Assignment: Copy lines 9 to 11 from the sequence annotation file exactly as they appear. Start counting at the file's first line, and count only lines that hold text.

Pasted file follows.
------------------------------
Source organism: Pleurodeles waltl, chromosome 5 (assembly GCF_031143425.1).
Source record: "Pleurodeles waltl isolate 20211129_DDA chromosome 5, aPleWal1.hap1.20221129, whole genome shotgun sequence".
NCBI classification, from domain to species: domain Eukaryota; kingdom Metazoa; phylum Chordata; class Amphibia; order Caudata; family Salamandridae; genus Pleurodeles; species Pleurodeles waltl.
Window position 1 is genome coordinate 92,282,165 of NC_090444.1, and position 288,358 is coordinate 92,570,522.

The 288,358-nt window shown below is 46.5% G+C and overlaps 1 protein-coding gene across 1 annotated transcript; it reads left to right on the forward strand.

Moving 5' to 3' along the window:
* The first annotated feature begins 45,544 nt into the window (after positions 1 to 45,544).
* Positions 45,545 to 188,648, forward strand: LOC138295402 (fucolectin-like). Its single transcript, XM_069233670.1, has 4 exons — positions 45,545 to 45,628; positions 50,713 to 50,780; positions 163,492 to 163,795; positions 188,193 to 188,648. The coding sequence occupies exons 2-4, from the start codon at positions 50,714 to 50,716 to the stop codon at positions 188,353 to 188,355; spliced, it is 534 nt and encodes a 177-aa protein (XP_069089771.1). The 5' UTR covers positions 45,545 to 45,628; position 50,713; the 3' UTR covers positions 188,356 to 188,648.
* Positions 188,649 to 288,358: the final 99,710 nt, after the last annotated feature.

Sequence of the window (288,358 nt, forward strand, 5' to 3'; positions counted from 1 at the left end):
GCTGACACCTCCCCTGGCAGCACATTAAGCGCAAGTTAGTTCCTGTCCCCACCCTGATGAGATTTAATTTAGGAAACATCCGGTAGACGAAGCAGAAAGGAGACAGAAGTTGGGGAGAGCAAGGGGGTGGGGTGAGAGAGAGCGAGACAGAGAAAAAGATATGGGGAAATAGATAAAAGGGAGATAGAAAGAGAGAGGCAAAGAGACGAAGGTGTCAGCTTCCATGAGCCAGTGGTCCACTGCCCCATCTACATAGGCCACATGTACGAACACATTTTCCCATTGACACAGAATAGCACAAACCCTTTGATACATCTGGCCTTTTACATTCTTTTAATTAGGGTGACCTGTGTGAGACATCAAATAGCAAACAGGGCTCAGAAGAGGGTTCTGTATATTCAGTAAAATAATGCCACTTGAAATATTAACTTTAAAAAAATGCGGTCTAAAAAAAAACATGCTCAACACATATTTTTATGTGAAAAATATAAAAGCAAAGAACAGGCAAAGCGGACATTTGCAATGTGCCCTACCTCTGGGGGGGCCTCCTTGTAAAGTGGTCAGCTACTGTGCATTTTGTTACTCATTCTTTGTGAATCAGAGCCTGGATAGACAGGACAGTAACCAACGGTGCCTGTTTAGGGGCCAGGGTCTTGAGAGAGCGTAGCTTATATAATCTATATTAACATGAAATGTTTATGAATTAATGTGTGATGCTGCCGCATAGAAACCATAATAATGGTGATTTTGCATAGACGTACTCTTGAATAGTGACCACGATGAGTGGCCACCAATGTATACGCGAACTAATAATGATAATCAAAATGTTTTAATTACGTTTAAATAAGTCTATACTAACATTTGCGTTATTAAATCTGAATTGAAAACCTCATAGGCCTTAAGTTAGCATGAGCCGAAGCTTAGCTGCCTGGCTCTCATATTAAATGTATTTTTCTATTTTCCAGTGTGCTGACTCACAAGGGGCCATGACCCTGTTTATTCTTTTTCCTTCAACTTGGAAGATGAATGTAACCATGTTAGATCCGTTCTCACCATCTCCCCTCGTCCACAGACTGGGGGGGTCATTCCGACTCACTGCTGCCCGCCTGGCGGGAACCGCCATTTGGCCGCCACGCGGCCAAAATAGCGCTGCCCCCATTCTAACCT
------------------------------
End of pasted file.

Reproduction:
* Positions 188,649 to 288,358: the final 99,710 nt, after the last annotated feature.

Sequence of the window (288,358 nt, forward strand, 5' to 3'; positions counted from 1 at the left end):
GCTGACACCTCCCCTGGCAGCACATTAAGCGCAAGTTAGTTCCTGTCCCCACCCTGATGAGATTTAATTTAGGAAACATCCGGTAGACGAAGCAGAAAGGAGACAGAAGTTGGGGAGAGCAAGGGGGTGGGGTGAGAGAGAGCGAGACAGAGAAAAAGATATGGGGAAATAGATAAAAGGGAGATAGAAAGAGAGAGGCAAAGAGACGAAGGTGTCAGCTTCCATGAGCCAGTGGTCCACTGCCCCATCTACATAGGCCACATGTACGAACACATTTTCCCATTGACACAGAATAGCACAAACCCTTTGATACATCTGGCCTTTTACATTCTTTTAATTAGGGTGACCTGTGTGAGACATCAAATAGCAAACAGGGCTCAGAAGAGGGTTCTGTATATTCAGTAAAATAATGCCACTTGAAATATTAACTTTAAAAAAATGCGGTCTAAAAAAAAACATGCTCAACACATATTTTTATGTGAAAAATATAAAAGCAAAGAACAGGCAAAGCGGACATTTGCAATGTGCCCTACCTCTGGGGGGGCCTCCTTGTAAAGTGGTCAGCTACTGTGCATTTTGTTACTCATTCTTTGTGAATCAGAGCCTGGATAGACAGGACAGTAACCAACGGTGCCTGTTTAGGGGCCAGGGTCTTGAGAGAGCGTAGCTTATATAATCTATATTAACATGAAATGTTTATGAATTAATGTGTGATGCTGCCGCATAGAAACCATAATAATGGTGATTTTGCATAGACGTACTCTTGAATAGTGACCACGATGAGTGGCCACCAATGTATACGCGAACTAATAATGATAATCAAAATGTTTTAATTACGTTTAAATAAGTCTATACTAACATTTGCGTTATTAAATCTGAATTGAAAACCTCATAGGCCTTAAGTTAGCATGAGCCGAAGCTTAGCTGCCTGGCTCTCATATTAAATGTATTTTTCTATTTTCCAGTGTGCTGACTCACAAGGGGCCATGACCCTGTTTATTCTTTTTCCTTCAACTTGGAAGATGAATGTAACCATGTTAGATCCGTTCTCACCATCTCCCCTCGTCCACAGACTGGGGGGGTCATTCCGACTCACTGCTGCCCGCCTGGCGGGAACCGCCATTTGGCCGCCACGCGGCCAAAATAGCGCTGCCCCCATTCTAACCT